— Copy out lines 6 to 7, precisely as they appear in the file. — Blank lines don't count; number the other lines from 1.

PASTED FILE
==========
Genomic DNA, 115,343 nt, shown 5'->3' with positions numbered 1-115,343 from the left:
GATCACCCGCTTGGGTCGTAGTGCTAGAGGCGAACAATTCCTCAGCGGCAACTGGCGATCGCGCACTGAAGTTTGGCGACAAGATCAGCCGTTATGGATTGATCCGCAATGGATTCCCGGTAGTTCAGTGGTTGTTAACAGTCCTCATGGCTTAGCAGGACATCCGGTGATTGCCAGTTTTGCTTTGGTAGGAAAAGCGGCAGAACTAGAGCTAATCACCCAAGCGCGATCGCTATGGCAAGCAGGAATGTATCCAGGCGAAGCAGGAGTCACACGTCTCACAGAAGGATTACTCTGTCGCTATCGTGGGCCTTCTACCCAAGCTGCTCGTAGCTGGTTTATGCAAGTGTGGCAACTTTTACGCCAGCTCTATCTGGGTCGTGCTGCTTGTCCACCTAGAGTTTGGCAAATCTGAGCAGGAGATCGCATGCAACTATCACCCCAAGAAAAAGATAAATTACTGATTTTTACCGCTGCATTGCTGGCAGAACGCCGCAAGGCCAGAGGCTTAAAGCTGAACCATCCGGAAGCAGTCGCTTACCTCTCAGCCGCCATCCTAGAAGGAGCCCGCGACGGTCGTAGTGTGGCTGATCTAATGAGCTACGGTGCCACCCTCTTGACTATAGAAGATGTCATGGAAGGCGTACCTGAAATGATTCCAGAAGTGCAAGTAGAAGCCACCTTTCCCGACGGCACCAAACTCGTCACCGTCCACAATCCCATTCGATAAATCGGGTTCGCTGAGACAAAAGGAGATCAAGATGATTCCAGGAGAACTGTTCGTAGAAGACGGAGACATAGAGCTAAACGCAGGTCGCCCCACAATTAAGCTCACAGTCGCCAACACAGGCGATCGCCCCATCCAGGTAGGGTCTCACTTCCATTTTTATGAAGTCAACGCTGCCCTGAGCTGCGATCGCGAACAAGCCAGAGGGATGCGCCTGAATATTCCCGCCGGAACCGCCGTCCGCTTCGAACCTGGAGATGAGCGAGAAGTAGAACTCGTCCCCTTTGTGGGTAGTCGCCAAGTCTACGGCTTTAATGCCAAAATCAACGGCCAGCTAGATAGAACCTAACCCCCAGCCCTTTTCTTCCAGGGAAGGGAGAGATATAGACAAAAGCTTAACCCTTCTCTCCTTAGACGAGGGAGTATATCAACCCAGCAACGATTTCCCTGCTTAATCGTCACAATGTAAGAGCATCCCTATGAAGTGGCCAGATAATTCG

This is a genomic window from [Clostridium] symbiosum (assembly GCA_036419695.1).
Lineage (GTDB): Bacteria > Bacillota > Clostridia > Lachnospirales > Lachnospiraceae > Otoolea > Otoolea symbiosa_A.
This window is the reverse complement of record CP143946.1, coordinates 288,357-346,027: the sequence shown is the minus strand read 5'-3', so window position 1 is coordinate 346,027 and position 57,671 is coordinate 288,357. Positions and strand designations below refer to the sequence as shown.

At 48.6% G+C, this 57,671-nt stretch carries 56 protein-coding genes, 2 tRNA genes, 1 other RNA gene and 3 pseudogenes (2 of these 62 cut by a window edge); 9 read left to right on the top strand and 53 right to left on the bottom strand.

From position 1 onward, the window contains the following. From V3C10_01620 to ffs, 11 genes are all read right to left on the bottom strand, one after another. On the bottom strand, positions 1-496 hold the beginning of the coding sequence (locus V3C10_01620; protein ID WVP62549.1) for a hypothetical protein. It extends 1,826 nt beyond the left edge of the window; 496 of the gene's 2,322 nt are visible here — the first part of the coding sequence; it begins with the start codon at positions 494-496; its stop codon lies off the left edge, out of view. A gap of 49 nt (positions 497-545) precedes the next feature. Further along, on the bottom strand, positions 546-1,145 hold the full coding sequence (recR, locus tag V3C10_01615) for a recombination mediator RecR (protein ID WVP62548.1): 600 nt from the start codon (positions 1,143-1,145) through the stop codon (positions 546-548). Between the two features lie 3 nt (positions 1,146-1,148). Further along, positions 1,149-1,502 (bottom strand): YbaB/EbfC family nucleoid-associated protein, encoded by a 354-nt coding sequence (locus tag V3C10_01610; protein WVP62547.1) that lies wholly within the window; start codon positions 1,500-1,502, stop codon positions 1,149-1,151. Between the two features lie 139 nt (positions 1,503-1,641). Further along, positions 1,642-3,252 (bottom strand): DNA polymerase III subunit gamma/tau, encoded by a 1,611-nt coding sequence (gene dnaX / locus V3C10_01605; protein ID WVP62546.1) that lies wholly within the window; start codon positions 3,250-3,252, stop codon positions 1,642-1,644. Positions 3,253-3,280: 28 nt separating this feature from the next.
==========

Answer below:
At 48.6% G+C, this 57,671-nt stretch carries 56 protein-coding genes, 2 tRNA genes, 1 other RNA gene and 3 pseudogenes (2 of these 62 cut by a window edge); 9 read left to right on the top strand and 53 right to left on the bottom strand.

From position 1 onward, the window contains the following. From V3C10_01620 to ffs, 11 genes are all read right to left on the bottom strand, one after another. On the bottom strand, positions 1-496 hold the beginning of the coding sequence (locus V3C10_01620; protein ID WVP62549.1) for a hypothetical protein. It extends 1,826 nt beyond the left edge of the window; 496 of the gene's 2,322 nt are visible here — the first part of the coding sequence; it begins with the start codon at positions 494-496; its stop codon lies off the left edge, out of view. A gap of 49 nt (positions 497-545) precedes the next feature. Further along, on the bottom strand, positions 546-1,145 hold the full coding sequence (recR, locus tag V3C10_01615) for a recombination mediator RecR (protein ID WVP62548.1): 600 nt from the start codon (positions 1,143-1,145) through the stop codon (positions 546-548). Between the two features lie 3 nt (positions 1,146-1,148). Further along, positions 1,149-1,502 (bottom strand): YbaB/EbfC family nucleoid-associated protein, encoded by a 354-nt coding sequence (locus tag V3C10_01610; protein WVP62547.1) that lies wholly within the window; start codon positions 1,500-1,502, stop codon positions 1,149-1,151. Between the two features lie 139 nt (positions 1,503-1,641). Further along, positions 1,642-3,252 (bottom strand): DNA polymerase III subunit gamma/tau, encoded by a 1,611-nt coding sequence (gene dnaX / locus V3C10_01605; protein ID WVP62546.1) that lies wholly within the window; start codon positions 3,250-3,252, stop codon positions 1,642-1,644. Positions 3,253-3,280: 28 nt separating this feature from the next.